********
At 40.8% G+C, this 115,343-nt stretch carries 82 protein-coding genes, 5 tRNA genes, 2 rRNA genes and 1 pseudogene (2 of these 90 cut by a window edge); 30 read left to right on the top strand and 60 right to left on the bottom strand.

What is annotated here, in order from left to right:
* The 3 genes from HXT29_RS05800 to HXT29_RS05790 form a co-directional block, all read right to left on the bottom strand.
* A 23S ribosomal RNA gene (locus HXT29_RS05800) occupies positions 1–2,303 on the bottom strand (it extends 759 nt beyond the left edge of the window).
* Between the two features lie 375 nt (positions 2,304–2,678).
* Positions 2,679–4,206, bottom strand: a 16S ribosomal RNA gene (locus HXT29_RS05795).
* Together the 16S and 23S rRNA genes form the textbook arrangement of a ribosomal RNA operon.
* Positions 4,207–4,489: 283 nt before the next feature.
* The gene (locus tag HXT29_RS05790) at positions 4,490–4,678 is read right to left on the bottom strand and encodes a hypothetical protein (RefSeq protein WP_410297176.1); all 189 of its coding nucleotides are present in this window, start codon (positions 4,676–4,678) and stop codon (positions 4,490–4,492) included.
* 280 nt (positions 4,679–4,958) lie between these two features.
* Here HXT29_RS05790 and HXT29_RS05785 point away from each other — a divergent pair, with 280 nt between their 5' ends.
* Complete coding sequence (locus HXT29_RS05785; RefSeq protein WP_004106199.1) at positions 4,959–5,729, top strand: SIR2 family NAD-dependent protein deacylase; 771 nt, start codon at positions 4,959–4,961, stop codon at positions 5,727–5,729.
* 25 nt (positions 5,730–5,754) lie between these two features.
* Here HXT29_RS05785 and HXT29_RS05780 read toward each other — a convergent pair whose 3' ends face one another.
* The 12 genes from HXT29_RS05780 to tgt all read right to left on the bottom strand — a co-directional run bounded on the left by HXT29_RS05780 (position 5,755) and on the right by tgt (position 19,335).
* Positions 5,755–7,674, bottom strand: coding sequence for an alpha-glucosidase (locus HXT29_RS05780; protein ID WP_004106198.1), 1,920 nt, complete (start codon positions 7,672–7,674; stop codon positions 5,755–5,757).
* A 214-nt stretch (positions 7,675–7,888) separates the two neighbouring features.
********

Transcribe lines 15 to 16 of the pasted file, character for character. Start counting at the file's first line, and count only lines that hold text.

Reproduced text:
* The 12 genes from HXT29_RS05780 to tgt all read right to left on the bottom strand — a co-directional run bounded on the left by HXT29_RS05780 (position 5,755) and on the right by tgt (position 19,335).
* Positions 5,755–7,674, bottom strand: coding sequence for an alpha-glucosidase (locus HXT29_RS05780; protein ID WP_004106198.1), 1,920 nt, complete (start codon positions 7,672–7,674; stop codon positions 5,755–5,757).